When I was a child Bonfire Night dominated in England, not Halloween. Traditionally people hold bonfires and let off fireworks on November 5th, to commemorate Guy Fawkes’ failed attempt to blow up parliament and assassinate King James, in 1605. Halloween was in contrast quite a scary occasion, it wasn’t for small children, but was instead typified by teenagers in masks making good on the promise of trick or treat. Our porch got covered in eggs and flour on a couple of occasions when we did not provide any treats. Gradually Halloween has eclipsed Bonfire Night at home. I wish this were not the case as Bonfire Night was one of our few distinctly British celebrations. Without the equivalent of July 4th and pitiful little celebration of St Georges Day, Bonfire Night was our only annual historical celebration. Having spent a considerable portion of my academic career exploring war and postwar Anglo-American relations, I think I am more sensitive to the spread of Halloween. I am reminded of wartime complaints about the G.I.s being “overpaid, over sexed, and over here.” Like those earlier Britons troubled by the spread of nylons, chocolate, and chewing gum, I am similarly moved by the encroaching American imperialism of Halloween. I very much doubt our grandparents would have stood for it.
It will therefore likely come as a shock to learn that I like Halloween over here. In the proper setting and ambiance it is quite magical, and nowhere does it better than Beacon Hill. I took my older sister here for Halloween a couple of year ago, and she reminisces about it frequently. This year my Mum, my boyfriend, and my younger sister came with me. Beacon Hill is one of Boston’s most pricey and most beautiful locations. Its brick houses, tree-lined avenues, and cobbled streets exude a sense of peace and majesty, and look much more like Europe than America. One of my best friends used to live on the Hill, and through her I got to go to various Beacon Hill Civic Association events with pearl-wearing women called Bunny, Mitsy, and other suitably upper-class designations. It is the Bunnys of the world that make Beacon Hill what it is today, and so I fully support their efforts.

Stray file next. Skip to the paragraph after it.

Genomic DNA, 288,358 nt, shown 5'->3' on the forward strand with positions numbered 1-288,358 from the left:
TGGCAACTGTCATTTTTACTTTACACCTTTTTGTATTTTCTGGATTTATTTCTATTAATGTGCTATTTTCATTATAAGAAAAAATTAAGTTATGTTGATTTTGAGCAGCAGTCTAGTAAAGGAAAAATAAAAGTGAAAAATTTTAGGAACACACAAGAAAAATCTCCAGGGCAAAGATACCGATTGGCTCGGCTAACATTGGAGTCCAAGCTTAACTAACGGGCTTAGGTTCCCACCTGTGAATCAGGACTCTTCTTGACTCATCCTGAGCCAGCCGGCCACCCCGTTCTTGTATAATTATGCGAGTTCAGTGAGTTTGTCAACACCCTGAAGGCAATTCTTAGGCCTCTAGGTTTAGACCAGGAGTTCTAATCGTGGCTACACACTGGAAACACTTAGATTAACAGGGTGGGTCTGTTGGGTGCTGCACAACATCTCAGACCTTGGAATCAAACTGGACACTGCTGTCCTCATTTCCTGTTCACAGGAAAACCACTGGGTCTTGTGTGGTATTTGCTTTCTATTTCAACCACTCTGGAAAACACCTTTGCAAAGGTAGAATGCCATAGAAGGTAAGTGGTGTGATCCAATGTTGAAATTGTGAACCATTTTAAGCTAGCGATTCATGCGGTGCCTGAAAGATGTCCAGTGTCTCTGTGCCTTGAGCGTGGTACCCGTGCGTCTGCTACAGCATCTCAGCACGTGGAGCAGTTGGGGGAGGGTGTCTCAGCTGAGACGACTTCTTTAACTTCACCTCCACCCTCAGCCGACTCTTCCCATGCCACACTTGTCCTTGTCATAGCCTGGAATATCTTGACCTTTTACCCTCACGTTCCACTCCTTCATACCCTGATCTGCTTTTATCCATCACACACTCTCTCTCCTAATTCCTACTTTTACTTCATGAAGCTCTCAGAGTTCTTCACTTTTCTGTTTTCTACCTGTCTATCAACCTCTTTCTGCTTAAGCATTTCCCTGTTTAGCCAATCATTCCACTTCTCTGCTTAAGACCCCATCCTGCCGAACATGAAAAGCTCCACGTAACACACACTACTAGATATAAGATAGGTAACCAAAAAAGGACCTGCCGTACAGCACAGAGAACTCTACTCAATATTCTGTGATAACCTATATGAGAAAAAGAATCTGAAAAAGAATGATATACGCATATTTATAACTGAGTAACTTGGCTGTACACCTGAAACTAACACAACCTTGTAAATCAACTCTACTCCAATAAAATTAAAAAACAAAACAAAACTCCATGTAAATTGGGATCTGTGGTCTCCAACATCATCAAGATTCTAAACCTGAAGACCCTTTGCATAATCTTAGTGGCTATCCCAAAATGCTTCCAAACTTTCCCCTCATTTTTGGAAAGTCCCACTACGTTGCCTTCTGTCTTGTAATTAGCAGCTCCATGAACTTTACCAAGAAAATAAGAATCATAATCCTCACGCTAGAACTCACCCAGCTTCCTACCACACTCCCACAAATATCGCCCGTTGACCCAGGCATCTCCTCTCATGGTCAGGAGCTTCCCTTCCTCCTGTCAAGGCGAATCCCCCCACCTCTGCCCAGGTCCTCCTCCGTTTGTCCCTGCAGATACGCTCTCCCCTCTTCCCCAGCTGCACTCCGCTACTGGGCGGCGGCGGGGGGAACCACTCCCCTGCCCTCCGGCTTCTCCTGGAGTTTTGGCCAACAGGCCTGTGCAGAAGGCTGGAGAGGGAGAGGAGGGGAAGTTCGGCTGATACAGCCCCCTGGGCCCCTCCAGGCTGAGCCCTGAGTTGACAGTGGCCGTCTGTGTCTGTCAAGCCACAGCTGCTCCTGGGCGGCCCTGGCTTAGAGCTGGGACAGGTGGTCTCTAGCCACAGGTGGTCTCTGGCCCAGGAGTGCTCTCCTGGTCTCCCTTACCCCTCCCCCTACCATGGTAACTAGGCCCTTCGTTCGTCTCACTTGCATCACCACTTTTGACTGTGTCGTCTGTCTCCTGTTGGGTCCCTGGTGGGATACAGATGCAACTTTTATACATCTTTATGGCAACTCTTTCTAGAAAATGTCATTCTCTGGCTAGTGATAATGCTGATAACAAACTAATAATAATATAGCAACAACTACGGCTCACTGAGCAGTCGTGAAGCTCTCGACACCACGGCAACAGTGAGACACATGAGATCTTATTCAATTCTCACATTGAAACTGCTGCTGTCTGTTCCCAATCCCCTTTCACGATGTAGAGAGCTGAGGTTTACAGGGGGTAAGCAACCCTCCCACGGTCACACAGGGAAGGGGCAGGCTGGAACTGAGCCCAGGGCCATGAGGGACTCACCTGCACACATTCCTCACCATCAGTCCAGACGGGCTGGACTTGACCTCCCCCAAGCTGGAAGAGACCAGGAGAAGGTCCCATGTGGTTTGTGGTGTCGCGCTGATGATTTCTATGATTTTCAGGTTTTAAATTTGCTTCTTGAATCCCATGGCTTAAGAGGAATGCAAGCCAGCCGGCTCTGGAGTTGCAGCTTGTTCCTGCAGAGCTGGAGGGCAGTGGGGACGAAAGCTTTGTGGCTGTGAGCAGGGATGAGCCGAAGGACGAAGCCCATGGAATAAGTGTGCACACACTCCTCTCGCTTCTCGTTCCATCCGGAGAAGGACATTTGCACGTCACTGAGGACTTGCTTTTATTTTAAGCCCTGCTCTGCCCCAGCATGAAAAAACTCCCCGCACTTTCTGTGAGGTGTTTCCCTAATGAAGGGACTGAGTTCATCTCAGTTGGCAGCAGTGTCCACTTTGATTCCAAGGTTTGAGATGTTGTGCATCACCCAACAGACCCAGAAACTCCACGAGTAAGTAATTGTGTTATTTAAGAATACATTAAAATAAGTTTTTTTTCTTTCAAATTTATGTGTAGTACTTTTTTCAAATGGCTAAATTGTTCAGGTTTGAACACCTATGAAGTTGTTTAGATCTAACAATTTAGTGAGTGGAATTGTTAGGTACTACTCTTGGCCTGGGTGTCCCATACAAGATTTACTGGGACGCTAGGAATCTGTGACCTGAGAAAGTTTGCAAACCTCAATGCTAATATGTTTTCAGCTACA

For Halloween the whole area is car-free from 4-9 so that children can “Trick or Treat” safely. In place of cars the streets fill with young families, strollers, smoke machines, pumpkins, and small costumed-children struggling to carry their pumpkin-shaped treat baskets. The decorations in Beacon Hill make it a must-see if you are in Boston over the Halloween period. Rather than table-scape, the residents of Beacon Hill street-scape, draping whole houses with faux spider webs, and giant spiders, adding green filters to porch light-bulbs, covering windows with elaborate crepe paper shadows, hanging ghosts and lanterns from tree branches, and constructing grave yards in their gardens. The cobbled alleyways and low hanging trees provide the perfect canvas for decorating, and the whole effect is quite breathtaking. I doubt even Martha could do any better.
At each doorway the residents gather, often perched on stoop steps, with gigantic barrels of chocolate and sweets. They welcome their costumed guests with kindness and excitement, “Captain America!,” one woman exclaimed to a costumed-clad visitor, “We’ve been waiting for you to save the day, all night!” Up and down the streets little Minnie Mice, Buzzes and Woodys, Elsas and Annas, elephants and tigers, ghosts and ghouls, superheroes and spacemen, even lobsters and pots, the Titanic, and a Boston Duck Bus wandered, selecting a piece of candy at each house. Walking along you could hear a chorus of “You’re Welcomes” following the children. There was no eggs or flour on Beacon Hill, just thank yous.
Through the open doors and lit windows you get to see right into the mansions of Beacon Hill. Glimpsing the ornate paintings, the occasional library, or a state of the art kitchen is almost as fun as looking at the decorations. Two years ago, we saw John Kerry standing outside his Beacon Hill home handing out candy to children and shaking hands with their parents. This year, there was no Secretary of State to be seen, but his wife sat on her doorstep giving out chocolate. In the garden opposite, a giant inflatable black cat billowed in the cool night air. Halloween is a great leveler and the children, not the multi-million dollar houses or their occupants, are the stars.
My mum and I walked around mesmerized by this slice of American Pie: when not usurping British heritage it is quite divine. If Currier and Ives ever tired of Christmas, they would have found ample subjects in this small corner of Boston on October 31st. Rather than a celebration of death, in Beacon Hill, Halloween celebrates childhood, families, good manners, and community. Maybe nylons and gum aren’t so bad after all.